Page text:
Vodafone case opens the gate to non-adversarial tax regime
The Bombay High Court’s order in the transfer pricing case linked with British Telecom giant Vodafone has helped Government of India reiterate commitment for a non-adversarial tax regime and leave a positive impact on foreign investors.
Following the High Court ruling in the Vodafone case, the Union Cabinet led by Prime Minister Modi, was prompt in building investors’ confidence by deciding not to go in appeal. After the Cabinet took this decision, Telecom Minister Ravi Shankar Prasad told media-persons that investors’ confidence had been shaken by an extremely “fluctuating tax policy”.
A Government statement said: “The Cabinet came to this view as this is a transaction on the capital account and there is no income to be chargeable to tax. So applying any pricing formula is irrelevant.”
Even Attorney General Mukul Rohatgi went on record in this connection saying: “I looked at the Bombay High Court ruling and agreed that under the I-T Act, as it stands, the transaction was not taxable in India. I took a conscious decision not to file an appeal.”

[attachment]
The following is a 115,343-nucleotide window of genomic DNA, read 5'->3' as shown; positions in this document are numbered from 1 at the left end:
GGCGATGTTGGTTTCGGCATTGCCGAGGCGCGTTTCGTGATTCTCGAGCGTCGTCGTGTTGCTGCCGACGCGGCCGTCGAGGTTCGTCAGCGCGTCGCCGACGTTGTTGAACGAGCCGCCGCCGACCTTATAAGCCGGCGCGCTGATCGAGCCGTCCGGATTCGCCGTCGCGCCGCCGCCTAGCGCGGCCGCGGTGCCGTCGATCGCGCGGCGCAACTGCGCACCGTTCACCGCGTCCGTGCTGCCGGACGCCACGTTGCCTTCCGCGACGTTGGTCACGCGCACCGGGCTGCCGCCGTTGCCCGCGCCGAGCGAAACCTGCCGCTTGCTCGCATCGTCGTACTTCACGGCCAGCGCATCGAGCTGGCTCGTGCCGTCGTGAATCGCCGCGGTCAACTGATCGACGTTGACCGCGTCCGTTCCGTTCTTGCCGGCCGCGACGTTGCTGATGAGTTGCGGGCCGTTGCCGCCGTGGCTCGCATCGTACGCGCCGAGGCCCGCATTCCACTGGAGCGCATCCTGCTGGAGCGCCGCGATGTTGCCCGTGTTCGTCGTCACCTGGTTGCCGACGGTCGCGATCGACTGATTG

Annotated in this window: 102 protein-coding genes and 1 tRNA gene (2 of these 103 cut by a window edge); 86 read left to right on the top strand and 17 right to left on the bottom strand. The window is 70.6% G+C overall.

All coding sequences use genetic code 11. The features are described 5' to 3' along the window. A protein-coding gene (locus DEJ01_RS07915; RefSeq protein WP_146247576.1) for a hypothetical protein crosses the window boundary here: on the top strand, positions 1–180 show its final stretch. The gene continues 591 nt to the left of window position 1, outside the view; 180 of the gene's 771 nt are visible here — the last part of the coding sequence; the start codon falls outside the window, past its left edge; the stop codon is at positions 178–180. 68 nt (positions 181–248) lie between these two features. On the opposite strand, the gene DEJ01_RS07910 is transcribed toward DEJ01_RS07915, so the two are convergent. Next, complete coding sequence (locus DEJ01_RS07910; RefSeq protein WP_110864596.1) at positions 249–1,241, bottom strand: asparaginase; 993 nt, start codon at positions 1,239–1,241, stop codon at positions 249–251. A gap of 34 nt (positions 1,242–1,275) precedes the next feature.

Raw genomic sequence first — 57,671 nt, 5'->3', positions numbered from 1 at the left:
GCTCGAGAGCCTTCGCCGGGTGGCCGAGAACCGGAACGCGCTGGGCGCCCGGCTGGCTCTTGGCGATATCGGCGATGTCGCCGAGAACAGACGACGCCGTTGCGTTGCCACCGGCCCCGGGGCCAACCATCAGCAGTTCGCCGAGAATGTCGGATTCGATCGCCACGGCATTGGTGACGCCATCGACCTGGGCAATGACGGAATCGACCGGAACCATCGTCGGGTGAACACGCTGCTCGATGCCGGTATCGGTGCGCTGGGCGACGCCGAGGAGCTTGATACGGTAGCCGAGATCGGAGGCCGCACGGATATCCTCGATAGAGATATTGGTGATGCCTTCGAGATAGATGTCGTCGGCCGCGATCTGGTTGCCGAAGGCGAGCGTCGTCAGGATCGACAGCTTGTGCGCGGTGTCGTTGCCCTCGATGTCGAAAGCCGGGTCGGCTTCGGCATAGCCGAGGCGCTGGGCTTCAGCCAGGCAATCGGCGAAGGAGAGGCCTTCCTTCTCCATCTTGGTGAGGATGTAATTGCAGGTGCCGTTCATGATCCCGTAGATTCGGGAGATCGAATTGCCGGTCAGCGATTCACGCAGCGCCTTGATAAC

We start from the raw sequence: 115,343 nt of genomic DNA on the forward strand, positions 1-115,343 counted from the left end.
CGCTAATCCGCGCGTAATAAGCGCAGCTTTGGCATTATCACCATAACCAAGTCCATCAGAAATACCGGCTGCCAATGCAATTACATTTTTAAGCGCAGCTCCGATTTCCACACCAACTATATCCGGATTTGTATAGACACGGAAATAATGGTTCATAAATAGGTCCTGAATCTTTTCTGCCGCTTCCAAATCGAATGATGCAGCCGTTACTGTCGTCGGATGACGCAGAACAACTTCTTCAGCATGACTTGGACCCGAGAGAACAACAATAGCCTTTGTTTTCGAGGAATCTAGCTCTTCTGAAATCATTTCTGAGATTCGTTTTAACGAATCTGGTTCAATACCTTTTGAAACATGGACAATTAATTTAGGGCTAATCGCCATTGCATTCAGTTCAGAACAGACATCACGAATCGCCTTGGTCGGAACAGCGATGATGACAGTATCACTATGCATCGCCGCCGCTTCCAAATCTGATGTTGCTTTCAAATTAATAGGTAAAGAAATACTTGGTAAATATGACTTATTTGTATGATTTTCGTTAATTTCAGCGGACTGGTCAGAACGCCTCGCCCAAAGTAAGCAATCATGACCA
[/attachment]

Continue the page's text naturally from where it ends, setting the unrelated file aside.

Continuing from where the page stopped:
The Foreign Tax and Tax Research Division of Central Board of Direct Taxes also communicated this weekend to all Principal Chief Commissioners Income Tax, Directors General Income Tax and CCsIT, DsGIT, that CBDT has accepted the decision of the High Court of Bombay in the case of Vodafone India Services Private limited for assessment year 2009-10 in response to writ petition no. 871102014. The court has held that the premium on shore issue was on account of the capital account transaction and does not give rise to income and, hence, not liable to transfer pricing adjustment, the CBDT has said and without leaving anything to ambiguity issued instructions down that line, even to CsIT (Appeals), that the ratio decided in the judgment must be adhered to by the field officers in all cases where this issue is involved.